Immune-Mediated Competition in Rodent Malaria Is Most Likely Caused by Induced Changes in Innate Immune Clearance of Merozoites
Jayanthi Santhanam ,Lars Rberg,Andrew F. Read,Nicholas Jon Savill
PLOS Computational Biology , 2014, DOI: doi/10.1371/journal.pcbi.1003416
Abstract: Malarial infections are often genetically diverse, leading to competitive interactions between parasites. A quantitative understanding of the competition between strains is essential to understand a wide range of issues, including the evolution of virulence and drug resistance. In this study, we use dynamical-model based Bayesian inference to investigate the cause of competitive suppression of an avirulent clone of Plasmodium chabaudi (AS) by a virulent clone (AJ) in immuno-deficient and competent mice. We test whether competitive suppression is caused by clone-specific differences in one or more of the following processes: adaptive immune clearance of merozoites and parasitised red blood cells (RBCs), background loss of merozoites and parasitised RBCs, RBC age preference, RBC infection rate, burst size, and within-RBC interference. These processes were parameterised in dynamical mathematical models and fitted to experimental data. We found that just one parameter , the ratio of background loss rate of merozoites to invasion rate of mature RBCs, needed to be clone-specific to predict the data. Interestingly, was found to be the same for both clones in single-clone infections, but different between the clones in mixed infections. The size of this difference was largest in immuno-competent mice and smallest in immuno-deficient mice. This explains why competitive suppression was alleviated in immuno-deficient mice. We found that competitive suppression acts early in infection, even before the day of peak parasitaemia. These results lead us to argue that the innate immune response clearing merozoites is the most likely, but not necessarily the only, mediator of competitive interactions between virulent and avirulent clones. Moreover, in mixed infections we predict there to be an interaction between the clones and the innate immune response which induces changes in the strength of its clearance of merozoites. What this interaction is unknown, but future refinement of the model, challenged with other datasets, may lead to its discovery.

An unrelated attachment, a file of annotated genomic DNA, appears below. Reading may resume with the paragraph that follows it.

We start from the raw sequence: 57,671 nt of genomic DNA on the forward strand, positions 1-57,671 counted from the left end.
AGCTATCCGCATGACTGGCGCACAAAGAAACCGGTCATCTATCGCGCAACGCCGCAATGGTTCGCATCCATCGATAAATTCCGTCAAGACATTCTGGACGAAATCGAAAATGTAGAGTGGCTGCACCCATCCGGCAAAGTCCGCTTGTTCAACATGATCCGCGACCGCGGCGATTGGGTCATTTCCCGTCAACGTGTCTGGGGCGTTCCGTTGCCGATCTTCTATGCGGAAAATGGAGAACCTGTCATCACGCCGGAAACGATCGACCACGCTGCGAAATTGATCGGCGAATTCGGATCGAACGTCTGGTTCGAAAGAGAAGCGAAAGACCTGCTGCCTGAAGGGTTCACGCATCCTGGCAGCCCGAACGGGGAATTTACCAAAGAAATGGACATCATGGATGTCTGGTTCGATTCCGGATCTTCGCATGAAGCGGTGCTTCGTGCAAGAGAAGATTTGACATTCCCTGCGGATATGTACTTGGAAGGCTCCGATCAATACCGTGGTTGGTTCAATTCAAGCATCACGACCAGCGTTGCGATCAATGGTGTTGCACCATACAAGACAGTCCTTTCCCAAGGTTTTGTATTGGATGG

On the Best Quadratic Minimum Bias Non-Negative Estimator of a Two-Variance Component Model
Lars E. Sj berg
Journal of Geodetic Science , 2011, DOI: 10.2478/v10156-011-0006-y
Abstract: Variance components (VCs) in linear adjustment models are usually successfully computed by unbiased estimators. However, for many unbiased VC techniques estimated variance components might be negative, a result that cannot be tolerated by the user. This is, for example, the case with the simple additive VC model aσ2/1 + bσ2/2 with known coefficients a and b, where either of the unbiasedly estimated variance components σ2/1 + σ2/2 may frequently come out negative. This fact calls for so-called non-negative VC estimators. Here the Best Quadratic Minimum Bias Non-negative Estimator (BQMBNE) of a two-variance component model is derived. A special case with independent observations is explicitly presented.